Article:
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Neotinea tridentata subsp. commutata
Scientific classification Edit this classification
Kingdom: Plantae
Clade: Tracheophytes
Clade: Angiosperms
Clade: Monocots
Order: Asparagales
Family: Orchidaceae
Subfamily: Orchidoideae

See text

The Orchidoideae, or the orchidoid orchids, are a subfamily of the orchid family (Orchidaceae) that contains around 3630 species.[1] Species typically have a single (monandrous), fertile anther which is erect and basitonic.


The subfamily Orchidoideae and the previously recognized subfamily Spiranthoideae are considered the closest allies in the natural group of the monandrous orchids because of several generally shared characters:


Phylogeny of the Orchidoideae is volatile and still subject to change.[2] Historically, the Orchidoideae have been partitioned into up to 6 tribes, including Orchideae, Diseae, Cranichideae, Chloraeeae, Diurideae, and Codonorchideae. However, the most recent molecular phylogenetics analysis led by Chase et al. in 2015 and subsequently by Chen et al. in 2017 indicates that the Orchidoideae should be split into 4 tribes: the Orchideae, Cranichideae, Diurideae, and Codonorchideae.[2][3][4]


This monophyletic tribe consists of only one genus, Codonorchis, found in South America.[2]

Codonorchis lessonii, native to Chile


This cosmopolitan tribe comprises 8 currently accepted subtribes. Molecular evidence suggests that the former Chloraeeae are sister to the rest of the Cranichideae. As such, the Chloraeeae are now considered a subtribe of the Cranichideae.[2] Moreover, based on morphological and genetic evidence, the genus Discyphus was elevated out of the Spiranthinae to form its own monophyletic subtribe, the Discyphinae.[2]

Ponthieva racemosa, a member of the Cranichidinae


Once divided into the Orchidinae and Habenariinae[3] (a nonsystematic paraphyletic splitting), the Orchideae now comprise 6 subtribes.[5][4] Along with previous molecular studies, Chase et al's 2015 analysis confirmed that Diseae was a polyphyletic grouping. Consequently, the former subtribes of Diseae have been redistributed within the Orchideae (for instance, Satyrium is now classified in the Orchidinae). In his 2015 study Chase recommended further study of historically problematic genera in the former Diseae such as Huttonaea and Pachites. Further molecular analysis by Chen et al. in 2017 led to the following reorganization:[2][4]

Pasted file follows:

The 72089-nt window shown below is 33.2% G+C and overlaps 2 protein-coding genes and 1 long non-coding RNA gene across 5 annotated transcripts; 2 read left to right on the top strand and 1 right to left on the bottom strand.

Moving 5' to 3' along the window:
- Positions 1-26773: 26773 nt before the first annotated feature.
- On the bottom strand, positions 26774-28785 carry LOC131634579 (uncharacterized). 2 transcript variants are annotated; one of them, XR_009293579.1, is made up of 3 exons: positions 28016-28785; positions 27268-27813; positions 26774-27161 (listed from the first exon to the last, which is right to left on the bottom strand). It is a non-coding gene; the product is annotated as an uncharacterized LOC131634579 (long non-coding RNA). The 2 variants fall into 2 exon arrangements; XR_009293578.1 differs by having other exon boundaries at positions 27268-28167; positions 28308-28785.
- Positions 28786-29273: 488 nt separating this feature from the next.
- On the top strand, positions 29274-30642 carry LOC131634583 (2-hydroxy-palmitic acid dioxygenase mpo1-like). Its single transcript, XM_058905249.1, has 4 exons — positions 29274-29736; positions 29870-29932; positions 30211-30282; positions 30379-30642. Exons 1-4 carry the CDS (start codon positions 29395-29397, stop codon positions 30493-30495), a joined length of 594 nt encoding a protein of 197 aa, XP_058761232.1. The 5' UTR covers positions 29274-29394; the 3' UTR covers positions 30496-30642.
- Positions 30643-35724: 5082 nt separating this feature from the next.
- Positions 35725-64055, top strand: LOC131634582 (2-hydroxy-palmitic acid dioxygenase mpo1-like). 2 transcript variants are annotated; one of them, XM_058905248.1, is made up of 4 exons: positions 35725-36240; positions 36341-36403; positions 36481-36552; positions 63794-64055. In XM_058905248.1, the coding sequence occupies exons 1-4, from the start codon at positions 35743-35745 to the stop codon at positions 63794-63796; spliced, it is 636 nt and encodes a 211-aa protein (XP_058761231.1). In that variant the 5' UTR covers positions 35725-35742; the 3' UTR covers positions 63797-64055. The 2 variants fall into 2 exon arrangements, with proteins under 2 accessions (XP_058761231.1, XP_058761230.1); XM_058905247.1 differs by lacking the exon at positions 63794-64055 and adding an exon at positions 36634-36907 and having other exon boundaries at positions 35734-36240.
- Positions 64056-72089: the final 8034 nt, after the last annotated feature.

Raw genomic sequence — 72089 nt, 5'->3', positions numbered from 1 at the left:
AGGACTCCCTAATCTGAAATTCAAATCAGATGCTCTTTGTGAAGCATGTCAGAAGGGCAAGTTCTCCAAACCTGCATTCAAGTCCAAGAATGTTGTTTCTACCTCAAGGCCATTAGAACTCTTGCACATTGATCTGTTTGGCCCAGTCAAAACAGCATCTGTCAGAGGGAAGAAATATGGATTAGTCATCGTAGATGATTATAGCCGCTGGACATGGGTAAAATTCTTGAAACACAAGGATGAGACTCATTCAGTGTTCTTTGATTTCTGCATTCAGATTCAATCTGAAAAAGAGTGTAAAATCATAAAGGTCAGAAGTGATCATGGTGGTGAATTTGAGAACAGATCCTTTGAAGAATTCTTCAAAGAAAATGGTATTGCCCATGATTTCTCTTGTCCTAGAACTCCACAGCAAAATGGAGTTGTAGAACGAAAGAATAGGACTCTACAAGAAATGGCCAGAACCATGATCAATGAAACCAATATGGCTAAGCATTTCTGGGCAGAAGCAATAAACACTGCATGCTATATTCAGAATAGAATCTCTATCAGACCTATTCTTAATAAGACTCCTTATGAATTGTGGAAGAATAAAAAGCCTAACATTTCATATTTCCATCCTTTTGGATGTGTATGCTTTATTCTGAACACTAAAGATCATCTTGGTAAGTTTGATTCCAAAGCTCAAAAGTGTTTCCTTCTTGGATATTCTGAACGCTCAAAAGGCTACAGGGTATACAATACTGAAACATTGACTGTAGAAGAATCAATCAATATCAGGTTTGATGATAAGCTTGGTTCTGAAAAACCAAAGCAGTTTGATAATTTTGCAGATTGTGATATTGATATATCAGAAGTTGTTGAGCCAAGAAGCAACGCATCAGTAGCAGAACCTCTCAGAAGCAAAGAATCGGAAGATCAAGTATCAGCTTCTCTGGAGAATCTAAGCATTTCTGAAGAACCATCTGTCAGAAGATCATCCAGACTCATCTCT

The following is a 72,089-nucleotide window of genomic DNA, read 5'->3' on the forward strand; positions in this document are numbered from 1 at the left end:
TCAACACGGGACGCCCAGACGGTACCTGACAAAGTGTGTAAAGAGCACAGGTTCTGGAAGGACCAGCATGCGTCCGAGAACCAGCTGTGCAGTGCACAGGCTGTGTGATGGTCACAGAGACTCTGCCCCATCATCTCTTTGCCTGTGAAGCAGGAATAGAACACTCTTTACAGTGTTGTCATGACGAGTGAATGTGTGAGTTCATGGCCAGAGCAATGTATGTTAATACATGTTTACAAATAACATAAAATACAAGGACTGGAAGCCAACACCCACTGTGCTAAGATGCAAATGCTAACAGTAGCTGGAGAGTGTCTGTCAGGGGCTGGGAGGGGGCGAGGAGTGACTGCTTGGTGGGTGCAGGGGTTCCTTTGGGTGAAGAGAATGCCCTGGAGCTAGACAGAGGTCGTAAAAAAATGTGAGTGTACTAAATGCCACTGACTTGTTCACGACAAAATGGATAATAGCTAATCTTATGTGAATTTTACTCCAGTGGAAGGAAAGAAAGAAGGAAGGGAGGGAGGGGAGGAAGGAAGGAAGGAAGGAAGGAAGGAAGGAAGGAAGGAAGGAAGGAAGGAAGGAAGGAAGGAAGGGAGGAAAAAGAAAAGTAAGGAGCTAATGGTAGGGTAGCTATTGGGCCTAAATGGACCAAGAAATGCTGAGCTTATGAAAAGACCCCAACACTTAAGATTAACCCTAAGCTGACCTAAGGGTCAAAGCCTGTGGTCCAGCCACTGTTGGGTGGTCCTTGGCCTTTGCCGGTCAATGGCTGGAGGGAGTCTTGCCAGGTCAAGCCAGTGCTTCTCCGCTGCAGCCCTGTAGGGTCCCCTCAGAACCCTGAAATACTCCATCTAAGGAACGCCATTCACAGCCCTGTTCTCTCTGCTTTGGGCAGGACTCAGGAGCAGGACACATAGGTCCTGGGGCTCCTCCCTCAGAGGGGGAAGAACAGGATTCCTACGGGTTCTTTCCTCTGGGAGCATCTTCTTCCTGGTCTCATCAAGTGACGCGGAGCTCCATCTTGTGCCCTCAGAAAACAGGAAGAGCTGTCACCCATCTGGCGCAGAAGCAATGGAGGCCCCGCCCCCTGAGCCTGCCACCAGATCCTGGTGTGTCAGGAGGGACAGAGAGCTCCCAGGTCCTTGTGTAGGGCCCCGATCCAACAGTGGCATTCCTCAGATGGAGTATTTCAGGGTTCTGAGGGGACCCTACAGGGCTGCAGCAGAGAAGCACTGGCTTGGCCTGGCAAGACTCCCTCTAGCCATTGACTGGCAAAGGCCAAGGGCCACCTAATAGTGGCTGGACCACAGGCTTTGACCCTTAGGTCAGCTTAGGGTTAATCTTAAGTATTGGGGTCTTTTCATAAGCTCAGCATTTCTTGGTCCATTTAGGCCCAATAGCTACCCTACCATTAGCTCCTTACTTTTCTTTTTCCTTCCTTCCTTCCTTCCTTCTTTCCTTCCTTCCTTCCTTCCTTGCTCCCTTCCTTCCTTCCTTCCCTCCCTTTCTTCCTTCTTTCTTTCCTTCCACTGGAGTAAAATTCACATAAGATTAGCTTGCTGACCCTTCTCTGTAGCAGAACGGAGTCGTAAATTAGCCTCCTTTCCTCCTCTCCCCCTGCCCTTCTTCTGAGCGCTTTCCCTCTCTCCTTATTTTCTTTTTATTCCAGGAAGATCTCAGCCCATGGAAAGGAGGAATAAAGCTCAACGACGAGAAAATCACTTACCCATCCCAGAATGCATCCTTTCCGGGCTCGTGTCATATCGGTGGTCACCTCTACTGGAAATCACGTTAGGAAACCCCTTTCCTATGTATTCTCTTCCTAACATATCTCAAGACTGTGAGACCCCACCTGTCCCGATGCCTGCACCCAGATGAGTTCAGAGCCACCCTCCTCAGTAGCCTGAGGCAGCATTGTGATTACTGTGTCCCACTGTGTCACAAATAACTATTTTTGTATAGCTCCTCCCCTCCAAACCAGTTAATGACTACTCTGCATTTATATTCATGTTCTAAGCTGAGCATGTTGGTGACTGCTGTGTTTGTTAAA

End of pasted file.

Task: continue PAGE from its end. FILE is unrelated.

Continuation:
Brachycorythis, a member of the Orchidinae


The Diurideae, an predominantly Australasian tribe, retain their previous subtribal organization and comprise 9 taxa:[2]

Diuris setacea, a member of the Diuridinae


  1. ^ "Types of Orchids: A Visual Compendium". FTD.com. 1 March 2018. Retrieved 11 December 2021.
  2. ^ a b c d e f g Chase, Mark W.; Cameron, Kenneth M. (2015). "An updated classification of Orchidaceae". Botanical Journal of the Linnean Society. 177 (2): 151–174 – via Oxford Academic.
  3. ^ a b RICHARD M. BATEMAN; PETER M. HOLLINGSWORTH; JILLIAN PRESTON; LUO YI-BO; ALEC M. PRIDGEON; MARK W. CHASE (May 2003). "Molecular phylogenetics and evolution of Orchidinae and selected Habenariinae (Orchidaceae)". Botanical Journal of the Linnean Society. 142 (1). doi:10.1046/j.1095-8339.2003.00157.x.
  4. ^ a b c Chen, Gui-Zhen; Huang, Jie; Zhang, Guo-Qiang; Ma, Liang; Chen, Shi-Pin (2017-11-28). "New subtribe Pachitinae (Orchideae) of Orchidaceae: Evidence from morphological and molecular analyses". Phytotaxa. 329 (2): 114. doi:10.11646/phytotaxa.329.2.2. ISSN 1179-3163.
  5. ^ Jin, Wei-Tao; Schuiteman, André; Chase, Mark W.; Li, Jian-Wu; Chung, Shih-Wen; Hsu, Tian-Chuan; Jin, Xiao-Hua (2017). "Phylogenetics of subtribe Orchidinae s.l. (Orchidaceae; Orchidoideae) based on seven markers (plastid matK, psaB, rbcL, trnL-F, trnH-psba, and nuclear nrITS, Xdh): implications for generic delimitation". BMC Plant Biology. 17: 222.
  • Pridgeon, A.M., P.J. Cribb, M.W. Chase and F.N. Rasmussen [eds.]. 2003. Genera Orchidacearum vol. 3: Orchidoideae part 2, Vanilloideae. Oxford University Press, Oxford, U.K.
  • Salazar, G.A., M.W. Chase, M.A. Soto Arenas and M. Ingrouille. 2003. Phylogenetics of Cranichideae with emphasis on Spiranthinae (Orchidaceae, Orchidoideae): evidence from plastid and nuclear DNA sequences. American Journal of Botany 90: 777-795.
  • Salazar, G.A., L.I. Cabrera, S. Madriñán and M.W. Chase. 2009. Phylogenetic relationships of Cranichidinae and Prescottiinae (Orchidaceae, Cranichideae) inferred from plastid and nuclear DNA sequences. Annals of Botany 104: 403-416. [1]